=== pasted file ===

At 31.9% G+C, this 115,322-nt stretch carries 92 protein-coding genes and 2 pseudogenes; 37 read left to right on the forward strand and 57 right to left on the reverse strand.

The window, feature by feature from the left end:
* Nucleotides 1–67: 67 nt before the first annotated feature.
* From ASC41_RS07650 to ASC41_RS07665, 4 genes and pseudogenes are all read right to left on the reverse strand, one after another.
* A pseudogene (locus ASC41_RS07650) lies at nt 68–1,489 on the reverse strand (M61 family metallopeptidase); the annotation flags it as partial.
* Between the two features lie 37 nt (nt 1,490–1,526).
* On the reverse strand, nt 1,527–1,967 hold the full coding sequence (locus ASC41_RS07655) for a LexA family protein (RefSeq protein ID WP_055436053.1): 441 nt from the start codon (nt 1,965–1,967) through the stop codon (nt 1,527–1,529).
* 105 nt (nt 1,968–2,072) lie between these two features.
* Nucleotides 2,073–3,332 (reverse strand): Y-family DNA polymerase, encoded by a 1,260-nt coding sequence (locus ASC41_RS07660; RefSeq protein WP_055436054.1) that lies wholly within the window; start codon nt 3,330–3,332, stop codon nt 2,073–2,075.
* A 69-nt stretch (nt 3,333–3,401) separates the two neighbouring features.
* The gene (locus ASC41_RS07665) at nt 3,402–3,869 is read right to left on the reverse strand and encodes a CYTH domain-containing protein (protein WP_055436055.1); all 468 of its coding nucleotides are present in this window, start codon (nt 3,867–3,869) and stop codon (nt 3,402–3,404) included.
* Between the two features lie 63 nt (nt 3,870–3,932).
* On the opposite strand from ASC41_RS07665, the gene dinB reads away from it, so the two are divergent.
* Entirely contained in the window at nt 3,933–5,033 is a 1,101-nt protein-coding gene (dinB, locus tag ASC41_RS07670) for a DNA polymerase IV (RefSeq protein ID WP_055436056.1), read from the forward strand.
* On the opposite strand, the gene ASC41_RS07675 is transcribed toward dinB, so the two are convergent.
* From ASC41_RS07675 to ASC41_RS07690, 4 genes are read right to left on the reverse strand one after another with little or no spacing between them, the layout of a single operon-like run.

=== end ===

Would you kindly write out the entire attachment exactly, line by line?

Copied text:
At 31.9% G+C, this 115,322-nt stretch carries 92 protein-coding genes and 2 pseudogenes; 37 read left to right on the forward strand and 57 right to left on the reverse strand.

The window, feature by feature from the left end:
* Nucleotides 1–67: 67 nt before the first annotated feature.
* From ASC41_RS07650 to ASC41_RS07665, 4 genes and pseudogenes are all read right to left on the reverse strand, one after another.
* A pseudogene (locus ASC41_RS07650) lies at nt 68–1,489 on the reverse strand (M61 family metallopeptidase); the annotation flags it as partial.
* Between the two features lie 37 nt (nt 1,490–1,526).
* On the reverse strand, nt 1,527–1,967 hold the full coding sequence (locus ASC41_RS07655) for a LexA family protein (RefSeq protein ID WP_055436053.1): 441 nt from the start codon (nt 1,965–1,967) through the stop codon (nt 1,527–1,529).
* 105 nt (nt 1,968–2,072) lie between these two features.
* Nucleotides 2,073–3,332 (reverse strand): Y-family DNA polymerase, encoded by a 1,260-nt coding sequence (locus ASC41_RS07660; RefSeq protein WP_055436054.1) that lies wholly within the window; start codon nt 3,330–3,332, stop codon nt 2,073–2,075.
* A 69-nt stretch (nt 3,333–3,401) separates the two neighbouring features.
* The gene (locus ASC41_RS07665) at nt 3,402–3,869 is read right to left on the reverse strand and encodes a CYTH domain-containing protein (protein WP_055436055.1); all 468 of its coding nucleotides are present in this window, start codon (nt 3,867–3,869) and stop codon (nt 3,402–3,404) included.
* Between the two features lie 63 nt (nt 3,870–3,932).
* On the opposite strand from ASC41_RS07665, the gene dinB reads away from it, so the two are divergent.
* Entirely contained in the window at nt 3,933–5,033 is a 1,101-nt protein-coding gene (dinB, locus tag ASC41_RS07670) for a DNA polymerase IV (RefSeq protein ID WP_055436056.1), read from the forward strand.
* On the opposite strand, the gene ASC41_RS07675 is transcribed toward dinB, so the two are convergent.
* From ASC41_RS07675 to ASC41_RS07690, 4 genes are read right to left on the reverse strand one after another with little or no spacing between them, the layout of a single operon-like run.